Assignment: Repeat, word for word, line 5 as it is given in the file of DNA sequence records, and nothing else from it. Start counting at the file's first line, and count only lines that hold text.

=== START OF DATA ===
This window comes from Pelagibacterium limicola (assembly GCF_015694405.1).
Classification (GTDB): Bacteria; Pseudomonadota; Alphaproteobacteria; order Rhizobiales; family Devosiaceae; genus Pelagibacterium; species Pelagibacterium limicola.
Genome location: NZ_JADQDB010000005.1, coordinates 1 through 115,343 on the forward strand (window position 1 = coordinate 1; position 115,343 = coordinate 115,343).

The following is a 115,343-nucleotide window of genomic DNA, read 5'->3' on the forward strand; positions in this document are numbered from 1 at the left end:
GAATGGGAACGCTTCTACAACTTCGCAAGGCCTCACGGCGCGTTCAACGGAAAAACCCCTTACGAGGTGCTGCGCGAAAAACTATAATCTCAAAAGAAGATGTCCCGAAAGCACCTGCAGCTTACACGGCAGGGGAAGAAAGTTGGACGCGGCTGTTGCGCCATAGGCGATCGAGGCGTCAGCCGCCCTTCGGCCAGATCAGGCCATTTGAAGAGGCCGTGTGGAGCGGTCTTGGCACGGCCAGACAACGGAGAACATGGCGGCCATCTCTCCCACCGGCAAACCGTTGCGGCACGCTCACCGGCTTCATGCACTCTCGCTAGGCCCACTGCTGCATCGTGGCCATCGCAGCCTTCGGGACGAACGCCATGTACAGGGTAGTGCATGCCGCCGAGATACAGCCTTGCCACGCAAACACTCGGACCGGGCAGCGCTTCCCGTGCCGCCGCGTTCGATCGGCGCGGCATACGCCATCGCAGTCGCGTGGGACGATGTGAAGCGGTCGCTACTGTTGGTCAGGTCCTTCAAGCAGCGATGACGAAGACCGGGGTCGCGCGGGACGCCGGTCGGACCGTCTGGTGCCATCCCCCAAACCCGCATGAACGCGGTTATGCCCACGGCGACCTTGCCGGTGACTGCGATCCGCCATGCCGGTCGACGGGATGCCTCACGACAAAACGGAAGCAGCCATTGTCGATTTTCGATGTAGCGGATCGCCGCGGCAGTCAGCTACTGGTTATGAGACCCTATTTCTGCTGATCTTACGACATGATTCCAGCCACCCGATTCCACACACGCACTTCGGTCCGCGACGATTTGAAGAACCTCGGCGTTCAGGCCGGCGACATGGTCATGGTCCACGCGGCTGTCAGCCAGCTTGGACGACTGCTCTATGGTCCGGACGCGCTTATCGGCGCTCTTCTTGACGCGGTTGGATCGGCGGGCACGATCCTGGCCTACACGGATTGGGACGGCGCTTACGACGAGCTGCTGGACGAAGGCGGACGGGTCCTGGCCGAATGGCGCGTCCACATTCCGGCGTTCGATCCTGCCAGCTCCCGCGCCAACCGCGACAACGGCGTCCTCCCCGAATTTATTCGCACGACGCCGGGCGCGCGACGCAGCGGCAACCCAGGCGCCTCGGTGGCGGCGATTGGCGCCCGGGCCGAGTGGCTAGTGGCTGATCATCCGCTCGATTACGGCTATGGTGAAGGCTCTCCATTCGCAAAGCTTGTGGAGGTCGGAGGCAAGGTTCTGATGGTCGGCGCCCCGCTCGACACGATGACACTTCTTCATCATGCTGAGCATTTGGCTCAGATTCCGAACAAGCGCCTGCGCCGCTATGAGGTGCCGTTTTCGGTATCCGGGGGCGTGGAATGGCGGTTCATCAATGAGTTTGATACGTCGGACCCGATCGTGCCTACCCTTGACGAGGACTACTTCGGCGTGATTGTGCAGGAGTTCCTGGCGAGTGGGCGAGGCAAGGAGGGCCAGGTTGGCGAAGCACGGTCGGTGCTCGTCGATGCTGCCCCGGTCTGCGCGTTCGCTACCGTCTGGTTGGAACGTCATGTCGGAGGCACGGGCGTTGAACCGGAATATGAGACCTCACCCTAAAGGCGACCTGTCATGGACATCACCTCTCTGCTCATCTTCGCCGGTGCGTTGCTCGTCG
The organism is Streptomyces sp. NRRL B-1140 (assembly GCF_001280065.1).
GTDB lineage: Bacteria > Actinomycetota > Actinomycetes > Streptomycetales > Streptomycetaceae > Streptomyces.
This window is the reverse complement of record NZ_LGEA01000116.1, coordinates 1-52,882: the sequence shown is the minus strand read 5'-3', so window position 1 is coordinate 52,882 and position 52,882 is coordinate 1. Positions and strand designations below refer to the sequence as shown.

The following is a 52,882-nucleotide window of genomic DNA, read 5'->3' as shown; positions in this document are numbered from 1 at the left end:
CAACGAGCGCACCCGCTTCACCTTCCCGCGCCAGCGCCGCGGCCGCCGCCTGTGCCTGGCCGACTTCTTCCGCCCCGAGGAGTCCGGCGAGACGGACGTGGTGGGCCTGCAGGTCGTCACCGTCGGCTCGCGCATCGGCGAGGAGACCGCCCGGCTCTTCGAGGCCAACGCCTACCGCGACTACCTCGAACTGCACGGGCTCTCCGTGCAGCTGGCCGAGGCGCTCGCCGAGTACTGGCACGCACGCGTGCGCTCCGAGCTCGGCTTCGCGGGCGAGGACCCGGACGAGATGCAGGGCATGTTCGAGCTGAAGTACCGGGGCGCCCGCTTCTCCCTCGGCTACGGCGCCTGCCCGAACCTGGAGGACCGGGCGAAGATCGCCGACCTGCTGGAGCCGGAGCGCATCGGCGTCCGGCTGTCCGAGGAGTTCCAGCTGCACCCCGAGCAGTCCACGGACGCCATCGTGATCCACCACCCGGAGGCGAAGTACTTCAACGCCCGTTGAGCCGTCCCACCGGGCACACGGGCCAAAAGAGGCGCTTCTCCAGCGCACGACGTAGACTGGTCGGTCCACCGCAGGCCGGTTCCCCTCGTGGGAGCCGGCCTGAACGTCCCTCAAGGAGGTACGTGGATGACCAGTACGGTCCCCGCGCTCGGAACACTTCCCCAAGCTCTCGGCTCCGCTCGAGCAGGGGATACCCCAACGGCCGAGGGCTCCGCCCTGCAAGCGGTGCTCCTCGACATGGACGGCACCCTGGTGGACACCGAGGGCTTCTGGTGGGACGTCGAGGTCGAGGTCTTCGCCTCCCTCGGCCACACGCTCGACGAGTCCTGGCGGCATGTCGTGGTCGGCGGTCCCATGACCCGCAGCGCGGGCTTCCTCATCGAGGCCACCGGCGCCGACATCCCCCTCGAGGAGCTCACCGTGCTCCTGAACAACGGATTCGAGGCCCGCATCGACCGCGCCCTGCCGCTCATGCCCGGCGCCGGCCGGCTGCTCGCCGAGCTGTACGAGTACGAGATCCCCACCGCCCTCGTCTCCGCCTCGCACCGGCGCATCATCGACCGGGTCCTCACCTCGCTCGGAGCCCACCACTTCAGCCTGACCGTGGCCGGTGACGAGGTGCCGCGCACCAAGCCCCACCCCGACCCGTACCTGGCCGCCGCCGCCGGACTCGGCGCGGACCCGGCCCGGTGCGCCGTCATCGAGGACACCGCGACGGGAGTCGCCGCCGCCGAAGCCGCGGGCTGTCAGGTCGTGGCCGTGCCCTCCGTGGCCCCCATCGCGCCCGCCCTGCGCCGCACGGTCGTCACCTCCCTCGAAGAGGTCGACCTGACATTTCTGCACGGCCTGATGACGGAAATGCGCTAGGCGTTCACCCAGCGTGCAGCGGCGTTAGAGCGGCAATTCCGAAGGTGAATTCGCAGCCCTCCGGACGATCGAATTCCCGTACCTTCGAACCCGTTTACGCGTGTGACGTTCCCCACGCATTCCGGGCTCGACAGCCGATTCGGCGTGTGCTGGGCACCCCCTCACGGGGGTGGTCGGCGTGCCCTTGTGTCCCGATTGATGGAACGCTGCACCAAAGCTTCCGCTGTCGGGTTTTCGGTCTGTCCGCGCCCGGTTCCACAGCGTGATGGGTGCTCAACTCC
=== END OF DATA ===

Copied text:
GAATGGGAACGCTTCTACAACTTCGCAAGGCCTCACGGCGCGTTCAACGGAAAAACCCCTTACGAGGTGCTGCGCGAAAAACTATAATCTCAAAAGAAGATGTCCCGAAAGCACCTGCAGCTTACACGGCAGGGGAAGAAAGTTGGACGCGGCTGTTGCGCCATAGGCGATCGAGGCGTCAGCCGCCCTTCGGCCAGATCAGGCCATTTGAAGAGGCCGTGTGGAGCGGTCTTGGCACGGCCAGACAACGGAGAACATGGCGGCCATCTCTCCCACCGGCAAACCGTTGCGGCACGCTCACCGGCTTCATGCACTCTCGCTAGGCCCACTGCTGCATCGTGGCCATCGCAGCCTTCGGGACGAACGCCATGTACAGGGTAGTGCATGCCGCCGAGATACAGCCTTGCCACGCAAACACTCGGACCGGGCAGCGCTTCCCGTGCCGCCGCGTTCGATCGGCGCGGCATACGCCATCGCAGTCGCGTGGGACGATGTGAAGCGGTCGCTACTGTTGGTCAGGTCCTTCAAGCAGCGATGACGAAGACCGGGGTCGCGCGGGACGCCGGTCGGACCGTCTGGTGCCATCCCCCAAACCCGCATGAACGCGGTTATGCCCACGGCGACCTTGCCGGTGACTGCGATCCGCCATGCCGGTCGACGGGATGCCTCACGACAAAACGGAAGCAGCCATTGTCGATTTTCGATGTAGCGGATCGCCGCGGCAGTCAGCTACTGGTTATGAGACCCTATTTCTGCTGATCTTACGACATGATTCCAGCCACCCGATTCCACACACGCACTTCGGTCCGCGACGATTTGAAGAACCTCGGCGTTCAGGCCGGCGACATGGTCATGGTCCACGCGGCTGTCAGCCAGCTTGGACGACTGCTCTATGGTCCGGACGCGCTTATCGGCGCTCTTCTTGACGCGGTTGGATCGGCGGGCACGATCCTGGCCTACACGGATTGGGACGGCGCTTACGACGAGCTGCTGGACGAAGGCGGACGGGTCCTGGCCGAATGGCGCGTCCACATTCCGGCGTTCGATCCTGCCAGCTCCCGCGCCAACCGCGACAACGGCGTCCTCCCCGAATTTATTCGCACGACGCCGGGCGCGCGACGCAGCGGCAACCCAGGCGCCTCGGTGGCGGCGATTGGCGCCCGGGCCGAGTGGCTAGTGGCTGATCATCCGCTCGATTACGGCTATGGTGAAGGCTCTCCATTCGCAAAGCTTGTGGAGGTCGGAGGCAAGGTTCTGATGGTCGGCGCCCCGCTCGACACGATGACACTTCTTCATCATGCTGAGCATTTGGCTCAGATTCCGAACAAGCGCCTGCGCCGCTATGAGGTGCCGTTTTCGGTATCCGGGGGCGTGGAATGGCGGTTCATCAATGAGTTTGATACGTCGGACCCGATCGTGCCTACCCTTGACGAGGACTACTTCGGCGTGATTGTGCAGGAGTTCCTGGCGAGTGGGCGAGGCAAGGAGGGCCAGGTTGGCGAAGCACGGTCGGTGCTCGTCGATGCTGCCCCGGTCTGCGCGTTCGCTACCGTCTGGTTGGAACGTCATGTCGGAGGCACGGGCGTTGAACCGGAATATGAGACCTCACCCTAAAGGCGACCTGTCATGGACATCACCTCTCTGCTCATCTTCGCCGGTGCGTTGCTCGTCG